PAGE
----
Two weeks in and I’m already messing up my own schedule. I’m going forward with the MCR post though. Which begins now:
Much to the embarrassment to some of my friends in this dimension, I’m still a fan of many pop punk bands that initially came to popularity in the mid-2000s. Not all, but bands like Fall Out Boy, Panic! at the Disco, Cobra Starship, and The Hush Sound are among my favorite bands in the world. And it makes me happy that two of those bands have gotten back together and are making music again.
However, that’s not the case for one of the bigger bands from that era.
My initially reaction was very chill. With some of the drama the band had right at the very end, it wasn’t that surprising that they called it quits (even though it was all unrelated to the band breaking up). But as it really sunk in that the band was done, I got surprisingly emotional. I had become less connected with the band over the years (I still haven’t heard Conventional Weapons), but it doesn’t mean that they stopped meaning anything to me. My second ever rock concert was them. I still have and occasionally wear the gorgeous shirt designed by Heather Gabel from that tour. One of my few attempts at visual art was trying to draw up a t-shirt design for a contest they had with Fuse way back in the day. I attempted to write a very terrible stage version of The Black Parade many, many years ago. One of my earliest memories of Hellblinki was seeing them back up Voltaire on a cover of ‘Blood’. I spent countless hours working on a Killjoy costume and forming Zone 42 at Dragon*Con. Hell, one of my greatest regrets involves not saying hello to Gerard Way at Dragon*Con even though he was 10 feet in front of me because I didn’t think it was him!
This band drove so much love and creativity in me, and now they’re gone and I never really got to say goodbye.
Except as Gerard said in a very, very long tweet two days after the announcement, they’re never really gone. Because you can’t kill an idea.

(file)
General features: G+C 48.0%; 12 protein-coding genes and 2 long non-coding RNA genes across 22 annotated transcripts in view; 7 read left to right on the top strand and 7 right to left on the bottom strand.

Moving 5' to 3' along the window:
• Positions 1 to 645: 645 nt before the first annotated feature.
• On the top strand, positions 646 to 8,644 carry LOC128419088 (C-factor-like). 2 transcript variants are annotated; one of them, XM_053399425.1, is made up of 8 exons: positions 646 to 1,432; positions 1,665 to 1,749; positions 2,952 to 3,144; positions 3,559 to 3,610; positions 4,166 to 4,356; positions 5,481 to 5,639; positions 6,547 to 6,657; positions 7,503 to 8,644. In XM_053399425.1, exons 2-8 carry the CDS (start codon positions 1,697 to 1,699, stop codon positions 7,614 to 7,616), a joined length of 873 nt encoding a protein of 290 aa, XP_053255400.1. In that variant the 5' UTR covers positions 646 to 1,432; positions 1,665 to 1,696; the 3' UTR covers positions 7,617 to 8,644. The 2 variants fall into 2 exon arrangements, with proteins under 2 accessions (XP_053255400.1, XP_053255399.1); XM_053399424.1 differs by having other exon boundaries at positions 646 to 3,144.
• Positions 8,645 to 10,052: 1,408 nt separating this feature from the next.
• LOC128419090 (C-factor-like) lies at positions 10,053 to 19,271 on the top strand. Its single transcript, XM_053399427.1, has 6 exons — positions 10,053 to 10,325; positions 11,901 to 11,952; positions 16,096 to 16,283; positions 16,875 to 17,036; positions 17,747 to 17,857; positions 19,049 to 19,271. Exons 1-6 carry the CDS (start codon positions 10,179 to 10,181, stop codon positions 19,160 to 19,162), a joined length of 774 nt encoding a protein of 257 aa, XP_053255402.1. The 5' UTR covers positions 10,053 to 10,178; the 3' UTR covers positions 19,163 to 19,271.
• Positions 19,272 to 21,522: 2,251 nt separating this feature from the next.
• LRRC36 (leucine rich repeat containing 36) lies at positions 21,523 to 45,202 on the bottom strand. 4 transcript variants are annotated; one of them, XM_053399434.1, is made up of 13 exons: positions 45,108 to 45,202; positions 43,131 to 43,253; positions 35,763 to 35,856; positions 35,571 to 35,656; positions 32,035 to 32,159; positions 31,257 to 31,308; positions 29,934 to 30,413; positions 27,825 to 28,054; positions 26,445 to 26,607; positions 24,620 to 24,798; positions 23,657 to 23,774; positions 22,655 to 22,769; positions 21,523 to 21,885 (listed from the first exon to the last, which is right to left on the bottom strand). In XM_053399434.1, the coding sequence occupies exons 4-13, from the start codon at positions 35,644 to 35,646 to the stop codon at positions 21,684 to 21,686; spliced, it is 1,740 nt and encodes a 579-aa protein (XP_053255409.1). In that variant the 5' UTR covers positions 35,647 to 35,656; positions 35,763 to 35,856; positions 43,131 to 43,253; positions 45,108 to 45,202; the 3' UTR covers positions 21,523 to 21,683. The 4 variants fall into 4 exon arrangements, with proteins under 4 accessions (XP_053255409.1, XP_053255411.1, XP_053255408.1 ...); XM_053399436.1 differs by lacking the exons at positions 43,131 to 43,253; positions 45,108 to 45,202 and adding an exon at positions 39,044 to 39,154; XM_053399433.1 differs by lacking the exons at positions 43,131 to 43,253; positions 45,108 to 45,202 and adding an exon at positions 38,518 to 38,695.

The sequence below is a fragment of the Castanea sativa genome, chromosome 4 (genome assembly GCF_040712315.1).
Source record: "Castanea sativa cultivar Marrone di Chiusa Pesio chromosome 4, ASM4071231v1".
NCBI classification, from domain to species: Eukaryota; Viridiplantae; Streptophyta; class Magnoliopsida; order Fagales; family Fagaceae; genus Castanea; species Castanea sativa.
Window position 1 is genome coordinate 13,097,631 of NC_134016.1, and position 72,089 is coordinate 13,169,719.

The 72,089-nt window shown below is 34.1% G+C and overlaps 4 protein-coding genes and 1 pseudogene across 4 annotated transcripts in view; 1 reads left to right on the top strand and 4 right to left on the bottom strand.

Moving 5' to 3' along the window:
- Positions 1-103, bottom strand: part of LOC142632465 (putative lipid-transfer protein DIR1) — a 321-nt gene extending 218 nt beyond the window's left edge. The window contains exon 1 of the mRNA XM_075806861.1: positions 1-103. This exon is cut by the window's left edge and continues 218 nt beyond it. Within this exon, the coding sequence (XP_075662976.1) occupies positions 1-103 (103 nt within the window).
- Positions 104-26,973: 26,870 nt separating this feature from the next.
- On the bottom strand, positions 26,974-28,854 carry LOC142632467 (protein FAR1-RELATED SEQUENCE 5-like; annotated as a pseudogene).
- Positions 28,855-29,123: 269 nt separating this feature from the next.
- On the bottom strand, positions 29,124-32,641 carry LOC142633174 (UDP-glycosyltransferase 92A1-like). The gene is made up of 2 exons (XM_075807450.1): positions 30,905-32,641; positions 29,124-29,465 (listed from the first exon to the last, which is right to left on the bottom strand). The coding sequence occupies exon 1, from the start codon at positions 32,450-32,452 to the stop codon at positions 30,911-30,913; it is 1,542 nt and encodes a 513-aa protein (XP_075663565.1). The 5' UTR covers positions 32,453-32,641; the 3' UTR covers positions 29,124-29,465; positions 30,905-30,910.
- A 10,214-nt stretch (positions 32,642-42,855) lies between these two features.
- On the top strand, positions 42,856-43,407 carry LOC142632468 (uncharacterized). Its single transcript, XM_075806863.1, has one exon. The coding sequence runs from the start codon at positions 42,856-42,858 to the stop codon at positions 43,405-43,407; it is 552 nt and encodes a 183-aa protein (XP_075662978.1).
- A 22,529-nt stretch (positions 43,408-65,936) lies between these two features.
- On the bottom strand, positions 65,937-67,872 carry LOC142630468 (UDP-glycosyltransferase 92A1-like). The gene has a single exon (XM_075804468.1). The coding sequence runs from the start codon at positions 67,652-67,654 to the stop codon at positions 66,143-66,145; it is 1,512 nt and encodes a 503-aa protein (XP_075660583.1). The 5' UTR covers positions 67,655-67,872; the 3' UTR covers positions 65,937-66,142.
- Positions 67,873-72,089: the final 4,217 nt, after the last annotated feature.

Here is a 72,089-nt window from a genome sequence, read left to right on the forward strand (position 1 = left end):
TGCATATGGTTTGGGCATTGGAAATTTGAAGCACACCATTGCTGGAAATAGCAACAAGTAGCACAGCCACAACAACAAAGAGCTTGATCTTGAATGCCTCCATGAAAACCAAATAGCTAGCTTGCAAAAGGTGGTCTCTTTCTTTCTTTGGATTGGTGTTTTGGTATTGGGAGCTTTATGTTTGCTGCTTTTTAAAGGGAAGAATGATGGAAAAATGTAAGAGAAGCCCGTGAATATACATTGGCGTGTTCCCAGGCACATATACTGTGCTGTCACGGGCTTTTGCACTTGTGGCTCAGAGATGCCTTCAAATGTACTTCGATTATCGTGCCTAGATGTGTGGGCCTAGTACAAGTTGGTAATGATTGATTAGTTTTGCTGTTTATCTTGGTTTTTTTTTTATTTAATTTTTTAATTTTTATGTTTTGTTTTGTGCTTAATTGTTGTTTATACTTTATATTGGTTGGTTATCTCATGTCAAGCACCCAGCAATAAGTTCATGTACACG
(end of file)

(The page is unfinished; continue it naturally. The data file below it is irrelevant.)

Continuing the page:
This really sunk in when I had listen thrus of Three Cheers for Sweet Revenge, The Black Parade, and Danger Days: The True Lives of the Fabulous Killjoys. The band was often labeled as emo because of the way their lyrics focused on death, but I don’t think people realized that Gerard came from a comic book artist background. (If you don’t believe me, just listen to him scream a quote by Death herself from Neil Gaiman’s Sandman at the beginning of ‘It’s Not A Fashion Statement, It’s A Deathwish.’) A lot of My Chemical Romance’s songs told stories about lives that existed outside of this plane. They were about a man with cancer being lead through a journey of his life and the afterlife. They were about a man trying to reunite with his lover by killing 1,000 evil men. They were about rebels in the desert trying to survive the apocalypse. They weren’t just about death and wanting to be dead.
And because these songs about death were told in a story, there were songs about being alive and living without someone you lost. Songs like ‘Cemetery Drive’ and ‘Famous Last Words’ are big examples, but they’re all over Danger Days. ‘Sing’ is about not being silenced by fear. ‘Save Yourself, I’ll Hold Them Back’ is about being ready to fight on without someone. And ‘The Kids From Yesterday’… well, I’ll let that one speak for itself.
I have seen so many fans of musicians claim that the musician and their work saved their lives, but not as many as with My Chemical Romance. So many MCR fans were inspired to keep on living by the band and their work. Right now, it seems like hard times, but the band gave us all the tools we needed to survive and live on without them. And as long as fans keep living on and creating in their name, My Chemical Romance can never really die. As Frank Iero said when Danger Days came out:
Fear is the eternal enemy. If they can keep you scared, they can keep you controlled. We too came face to face with this saboteur, and found the strength to break through and carry on. We are here as a reminder that the world is not better off without you…these are dangerous days we live in and you, the artists, are our last defense.
Art is the Weapon.
Your Imagination is the Ammunition.
Stay Dirty, and Stay Dangerous.
Create and Destroy as you see fit.
Embrace your Originality.
The Aftermath is Secondary.
You can and should do Anything.
In conclusion friends, if you take anything away from this record, please let it be the strength to be passionate.
Love what you do and who you truly are. Be willing to die for it. If you are true to yourself, you can never go wrong. And remember when life gives you lemons, MCR says start a fucking band.
You’re never truly alone, Killjoys. Don’t be afraid to keep on living.
Plus, the Killjoys comic is FINALLY coming out this summer. Talk about never being able to kill an idea. I guess it’s true what Dr. Death Defying says. “Even if you’re dusted, you may be gone. But out here in the desert, your shadow lives on without you.”